Conservation in the developing world relies upon folk knowledge

What happens when ecology and conservation science run into traditional folk knowledge when it comes to resource management? Some ecologists and conservationists think that incorporating “traditional ecological knowledge” into conservation management plans is an important strategy, particularly in the developing world. Columbia University biologist Abigail S. Golden describes a recent attempt at doing just that in Fiji; she and her colleagues described their findings this week in the journal PLoS ONE.

Throughout the South Pacific, indigenous populations depend on “marine products” – that is, fish and shellfish – as their main source of dietary protein. Thus their own health is linked with the health of coastal ecosystems. As a result, those communities have, over time, developed their own traditional management techniques.

In Fiji, areas of coastal waters are called qoliqoli, and each has historically been controlled by patrilineal clans known as mataqali. More recently, as development has spurred the breakdown of individual clans, control over the qoliqoli has shifted to individual villages, which make communal decisions on management. In that way, Fijian communities have been able to avoid the “tragedy of the commons.” Each clan or village has been able to regulate overfishing ensuring that healthy ecosystems can persist throughout multiple generations.

But in the years following World War II, these traditional systems began to decline. “International and Fijian national interests began to push for the increased commercialization of Fiji’s fisheries and the shift to an export market, with the Fiji Development Bank encouraging the commercial development of even the country’s remotest villages,” writes Golden. As a result, both coastal and offshore fisheries were overexploited, and cultural values began to shift such that younger Fijians now see the ocean “primarily through a commercial, rather than a traditional, lens.” Of the 410 qoliqoli in Fiji, 70 are overexploited and another 250 are on the verge of surpassing sustainability limits.

To mitigate those problems, marine conservationists have tried to implement marine protected areas (MPAs). But such management plans are only effective if locals pay attention and care. In the West, regulation would be enforced by legislation in a top-down manner, but such an approach would probably be insufficient for the Pacific Island marine ecosystems such as in Fiji. A better approach may be to tap into the traditional systems already, at least partially, in place. Golden assessed that sort of community-driven approach in a fishing village on the southern coast of Vanua Levu, the second largest island in Fiji, called Nagigi Village. Village leaders have recently expressed support for conservation efforts. “For the sake of future generations, if we want to have an abundance of resources again, we should encourage an MPA on the fishing grounds,” one leader explained. “Our main concern is that if we’re not aware of what’s done, future generations won’t know what those species are or recognize the need to gain back what they’ve lost.”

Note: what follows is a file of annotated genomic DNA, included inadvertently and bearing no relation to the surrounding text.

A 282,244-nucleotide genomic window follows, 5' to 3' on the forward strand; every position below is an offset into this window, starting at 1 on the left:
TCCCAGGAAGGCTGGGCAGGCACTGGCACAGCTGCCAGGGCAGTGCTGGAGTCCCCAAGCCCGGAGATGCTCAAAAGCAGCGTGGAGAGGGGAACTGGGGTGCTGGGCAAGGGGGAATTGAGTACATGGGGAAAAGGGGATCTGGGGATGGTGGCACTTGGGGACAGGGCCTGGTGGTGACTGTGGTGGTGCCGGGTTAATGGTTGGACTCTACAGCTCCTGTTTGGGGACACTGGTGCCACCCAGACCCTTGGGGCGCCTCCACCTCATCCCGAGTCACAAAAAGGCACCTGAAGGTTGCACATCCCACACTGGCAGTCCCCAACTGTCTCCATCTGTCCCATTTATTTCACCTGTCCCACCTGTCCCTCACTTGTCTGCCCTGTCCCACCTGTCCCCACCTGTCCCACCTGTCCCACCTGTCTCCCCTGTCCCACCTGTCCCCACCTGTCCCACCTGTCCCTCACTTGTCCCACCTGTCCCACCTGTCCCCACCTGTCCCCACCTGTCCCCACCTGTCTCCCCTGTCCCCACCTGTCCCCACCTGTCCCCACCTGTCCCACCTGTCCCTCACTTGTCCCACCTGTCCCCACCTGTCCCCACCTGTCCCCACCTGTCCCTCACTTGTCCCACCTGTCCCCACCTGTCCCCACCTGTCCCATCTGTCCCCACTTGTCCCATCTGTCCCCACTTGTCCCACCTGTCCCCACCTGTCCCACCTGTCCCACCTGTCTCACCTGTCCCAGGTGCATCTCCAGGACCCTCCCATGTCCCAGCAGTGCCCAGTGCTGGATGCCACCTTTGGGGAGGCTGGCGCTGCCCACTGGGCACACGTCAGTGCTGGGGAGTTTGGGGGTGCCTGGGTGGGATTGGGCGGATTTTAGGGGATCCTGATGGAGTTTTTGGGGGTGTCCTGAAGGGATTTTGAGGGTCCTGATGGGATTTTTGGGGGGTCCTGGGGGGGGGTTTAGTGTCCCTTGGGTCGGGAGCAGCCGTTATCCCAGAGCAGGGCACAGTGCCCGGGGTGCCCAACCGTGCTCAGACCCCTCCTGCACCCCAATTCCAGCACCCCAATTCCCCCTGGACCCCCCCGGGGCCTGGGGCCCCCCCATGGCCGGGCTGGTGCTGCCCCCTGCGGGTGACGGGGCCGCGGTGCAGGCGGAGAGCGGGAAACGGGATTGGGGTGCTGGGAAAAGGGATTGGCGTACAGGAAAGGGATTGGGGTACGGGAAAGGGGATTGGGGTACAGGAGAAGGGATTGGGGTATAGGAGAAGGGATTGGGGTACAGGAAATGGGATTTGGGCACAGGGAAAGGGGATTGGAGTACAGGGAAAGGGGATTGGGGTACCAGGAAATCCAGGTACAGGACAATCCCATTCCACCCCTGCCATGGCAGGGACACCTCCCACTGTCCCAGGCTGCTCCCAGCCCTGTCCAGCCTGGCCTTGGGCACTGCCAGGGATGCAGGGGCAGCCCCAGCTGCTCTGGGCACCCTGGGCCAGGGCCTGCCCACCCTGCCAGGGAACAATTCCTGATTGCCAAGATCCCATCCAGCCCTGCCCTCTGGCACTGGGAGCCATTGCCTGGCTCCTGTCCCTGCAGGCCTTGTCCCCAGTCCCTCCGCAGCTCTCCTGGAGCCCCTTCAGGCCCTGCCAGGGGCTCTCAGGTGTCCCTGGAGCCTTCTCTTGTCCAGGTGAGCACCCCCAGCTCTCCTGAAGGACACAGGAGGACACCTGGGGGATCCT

The first important finding that came as a result of the researchers’ interviews was that fishing isn’t just thought of in commercial terms or as a food source. It’s also an integral part of social life, for both men and women. They also discovered a rich history of temporary fishing bans, such as for 100 days following the death of a tribal leader. Historically, such bans have probably been instrumental in maintaining the health of fish stocks. But such bans have always been thought of as temporary, and never lasting the three to five years under which an MPA would be most effective. “Any MPA project in Nagigi designed explicitly for biodiversity conservation will have to take into account the prevailing Fijian notion that closure areas are a kind of short-term ‘food bank’ that can be opened and closed at will,” Golden writes.

Such closures, imperfect though they may be, could be strengthened by pairing them with species-specific bans. There is precedent for that. The large group of Nagigian Seventh Day Adventists, for example, doesn’t fish any species that don’t have fins or scales, which relieves pressure from sea turtles, cephalopods, and shellfish. Nagigi villagers also have a traditional belief that eating lizardfishes causes impotence in men, while women shun other species during pregnancy and lactation. Those sorts of bans, while only occasionally consistent with empirical science, could still lead to effective conservation.

Combining conservation concerns with local needs will never be straightforward. But perhaps the greatest contribution of traditional ecological knowledge from indigenous communities is the knowledge itself. Indeed, modern data collection protocols – such as specimen collection and preservation for museum holdings – only resulted in information for 11% of all the species that researchers learned about by talking with expert Nagigi fishers. If they’d relied only on typical data collecting techniques, they’d have missed out on a wide swath of important information. “By combining these two methods,” Golden argues, ” researchers can construct a clearer and more complete picture of the reef ecosystem and fishers’ needs.” – Jason G. Goldman | 23 May 2014

Source: Golden A.S., Naisilsisili W., Ligairi I. & Drew J.A. (2014). Combining Natural History Collections with Fisher Knowledge for Community-Based Conservation in Fiji, PLoS ONE, 9 (5) e98036. DOI:

Header image: Jon-Eric Melsæter/Wikimedia Commons.